The U.S. Fish and Wildlife Services wrote a pointed letter to a Florida developer building a Walmart, requesting that all development stop because a few endangered plants and animals may or may not be living on the tract of land.
The Miami Herald reported that Ram Realty Services received a heated letter from the government agency demanding that all plans of construction cease until a thorough investigation of the land is completed. According to the report, the tract of land is tucked between two national parks in the Miami-Dade area of Florida, and could possibly be the home of eight endangered species — most notably some Florida bonneted bats and unnamed endangered plants.
According to an earlier article in The Miami Herald, a board member from the North American Butterfly Association was so angered by the thought of constructing business in that area, he demanded that the federal wildlife agent intervene and halt development immediately.
“You wonder how things end up being endangered? This is how. This is bad policy and bad enforcement,” attorney and butterfly enthusiast Dennis Olle told The Miami Herald.
And a few days later, the Fish and Wildlife Agency got involved and told Ram Realty to step away from any construction plans until it could be determined if any bats or other threatened species made homes in the 144-acres of land.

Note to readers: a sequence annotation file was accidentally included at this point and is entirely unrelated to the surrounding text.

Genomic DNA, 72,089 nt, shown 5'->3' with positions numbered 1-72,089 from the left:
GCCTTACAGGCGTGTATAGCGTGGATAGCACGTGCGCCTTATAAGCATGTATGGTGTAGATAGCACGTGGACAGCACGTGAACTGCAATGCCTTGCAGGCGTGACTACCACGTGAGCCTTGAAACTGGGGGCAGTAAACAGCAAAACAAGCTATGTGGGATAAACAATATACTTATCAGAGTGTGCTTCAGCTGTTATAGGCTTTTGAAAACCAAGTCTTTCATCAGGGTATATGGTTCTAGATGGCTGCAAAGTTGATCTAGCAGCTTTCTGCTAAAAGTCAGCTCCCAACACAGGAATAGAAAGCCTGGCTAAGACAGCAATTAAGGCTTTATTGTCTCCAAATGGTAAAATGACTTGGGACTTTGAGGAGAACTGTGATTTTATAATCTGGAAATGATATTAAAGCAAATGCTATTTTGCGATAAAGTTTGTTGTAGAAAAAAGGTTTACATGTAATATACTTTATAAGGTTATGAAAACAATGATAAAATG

After the government agency penned the harsh letter, both Ram Realty and Walmart representatives released statements about having long dedicated histories of preserving lands when planning and building shopping centers.
“We will take no action that disturbs the natural environment before resolving the Service’s concerns,” the Ram Realty statement said. “The environment will be a valuable asset for the community we plan to create.” (RELATED: Environmentalists Blunder On Monterey Shale Oil Claims)
Ram Realty plans to review the U.S, Fish and Wildlife Services’s recommendations, and has not stopped plans to build according to the report.